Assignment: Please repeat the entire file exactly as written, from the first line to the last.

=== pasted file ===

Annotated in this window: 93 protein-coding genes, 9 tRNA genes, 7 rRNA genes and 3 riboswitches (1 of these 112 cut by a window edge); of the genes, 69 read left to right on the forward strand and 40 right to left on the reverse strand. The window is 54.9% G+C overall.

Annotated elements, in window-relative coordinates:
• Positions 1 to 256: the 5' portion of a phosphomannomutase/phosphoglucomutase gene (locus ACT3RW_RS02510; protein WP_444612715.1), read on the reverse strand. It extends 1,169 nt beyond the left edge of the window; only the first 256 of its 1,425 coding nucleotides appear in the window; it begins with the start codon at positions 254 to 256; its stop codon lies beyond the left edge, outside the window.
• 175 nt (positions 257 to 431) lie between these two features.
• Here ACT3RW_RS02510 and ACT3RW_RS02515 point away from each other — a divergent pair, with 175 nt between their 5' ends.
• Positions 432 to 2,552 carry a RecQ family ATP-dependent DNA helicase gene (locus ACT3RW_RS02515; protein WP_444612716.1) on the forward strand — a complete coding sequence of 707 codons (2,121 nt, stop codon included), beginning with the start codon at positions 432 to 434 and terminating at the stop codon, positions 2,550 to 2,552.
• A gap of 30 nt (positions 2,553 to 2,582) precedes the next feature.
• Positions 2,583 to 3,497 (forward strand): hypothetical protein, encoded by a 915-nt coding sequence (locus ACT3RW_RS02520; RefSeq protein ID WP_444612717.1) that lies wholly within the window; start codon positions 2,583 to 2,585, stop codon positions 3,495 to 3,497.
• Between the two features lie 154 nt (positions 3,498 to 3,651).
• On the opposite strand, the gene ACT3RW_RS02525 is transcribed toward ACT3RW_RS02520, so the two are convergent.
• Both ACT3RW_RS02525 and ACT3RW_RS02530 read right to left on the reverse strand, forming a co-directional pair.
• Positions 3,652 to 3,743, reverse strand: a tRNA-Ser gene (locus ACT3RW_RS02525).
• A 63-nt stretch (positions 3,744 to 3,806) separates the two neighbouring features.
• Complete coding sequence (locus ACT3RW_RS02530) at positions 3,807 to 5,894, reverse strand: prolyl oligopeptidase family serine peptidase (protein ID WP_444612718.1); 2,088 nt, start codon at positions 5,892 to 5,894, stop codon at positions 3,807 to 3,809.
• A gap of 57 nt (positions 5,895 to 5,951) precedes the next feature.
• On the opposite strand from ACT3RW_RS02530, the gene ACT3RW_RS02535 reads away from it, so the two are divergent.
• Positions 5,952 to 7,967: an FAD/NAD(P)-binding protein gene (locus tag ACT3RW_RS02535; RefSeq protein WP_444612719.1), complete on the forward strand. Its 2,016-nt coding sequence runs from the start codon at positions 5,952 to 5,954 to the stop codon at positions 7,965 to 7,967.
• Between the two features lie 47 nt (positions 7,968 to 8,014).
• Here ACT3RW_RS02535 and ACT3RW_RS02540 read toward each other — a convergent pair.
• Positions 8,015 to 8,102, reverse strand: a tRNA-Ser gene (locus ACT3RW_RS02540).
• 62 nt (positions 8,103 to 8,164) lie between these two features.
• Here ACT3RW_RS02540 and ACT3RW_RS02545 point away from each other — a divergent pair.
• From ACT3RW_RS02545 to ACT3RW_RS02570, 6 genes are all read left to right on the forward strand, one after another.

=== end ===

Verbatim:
Annotated in this window: 93 protein-coding genes, 9 tRNA genes, 7 rRNA genes and 3 riboswitches (1 of these 112 cut by a window edge); of the genes, 69 read left to right on the forward strand and 40 right to left on the reverse strand. The window is 54.9% G+C overall.

Annotated elements, in window-relative coordinates:
• Positions 1 to 256: the 5' portion of a phosphomannomutase/phosphoglucomutase gene (locus ACT3RW_RS02510; protein WP_444612715.1), read on the reverse strand. It extends 1,169 nt beyond the left edge of the window; only the first 256 of its 1,425 coding nucleotides appear in the window; it begins with the start codon at positions 254 to 256; its stop codon lies beyond the left edge, outside the window.
• 175 nt (positions 257 to 431) lie between these two features.
• Here ACT3RW_RS02510 and ACT3RW_RS02515 point away from each other — a divergent pair, with 175 nt between their 5' ends.
• Positions 432 to 2,552 carry a RecQ family ATP-dependent DNA helicase gene (locus ACT3RW_RS02515; protein WP_444612716.1) on the forward strand — a complete coding sequence of 707 codons (2,121 nt, stop codon included), beginning with the start codon at positions 432 to 434 and terminating at the stop codon, positions 2,550 to 2,552.
• A gap of 30 nt (positions 2,553 to 2,582) precedes the next feature.
• Positions 2,583 to 3,497 (forward strand): hypothetical protein, encoded by a 915-nt coding sequence (locus ACT3RW_RS02520; RefSeq protein ID WP_444612717.1) that lies wholly within the window; start codon positions 2,583 to 2,585, stop codon positions 3,495 to 3,497.
• Between the two features lie 154 nt (positions 3,498 to 3,651).
• On the opposite strand, the gene ACT3RW_RS02525 is transcribed toward ACT3RW_RS02520, so the two are convergent.
• Both ACT3RW_RS02525 and ACT3RW_RS02530 read right to left on the reverse strand, forming a co-directional pair.
• Positions 3,652 to 3,743, reverse strand: a tRNA-Ser gene (locus ACT3RW_RS02525).
• A 63-nt stretch (positions 3,744 to 3,806) separates the two neighbouring features.
• Complete coding sequence (locus ACT3RW_RS02530) at positions 3,807 to 5,894, reverse strand: prolyl oligopeptidase family serine peptidase (protein ID WP_444612718.1); 2,088 nt, start codon at positions 5,892 to 5,894, stop codon at positions 3,807 to 3,809.
• A gap of 57 nt (positions 5,895 to 5,951) precedes the next feature.
• On the opposite strand from ACT3RW_RS02530, the gene ACT3RW_RS02535 reads away from it, so the two are divergent.
• Positions 5,952 to 7,967: an FAD/NAD(P)-binding protein gene (locus tag ACT3RW_RS02535; RefSeq protein WP_444612719.1), complete on the forward strand. Its 2,016-nt coding sequence runs from the start codon at positions 5,952 to 5,954 to the stop codon at positions 7,965 to 7,967.
• Between the two features lie 47 nt (positions 7,968 to 8,014).
• Here ACT3RW_RS02535 and ACT3RW_RS02540 read toward each other — a convergent pair.
• Positions 8,015 to 8,102, reverse strand: a tRNA-Ser gene (locus ACT3RW_RS02540).
• 62 nt (positions 8,103 to 8,164) lie between these two features.
• Here ACT3RW_RS02540 and ACT3RW_RS02545 point away from each other — a divergent pair.
• From ACT3RW_RS02545 to ACT3RW_RS02570, 6 genes are all read left to right on the forward strand, one after another.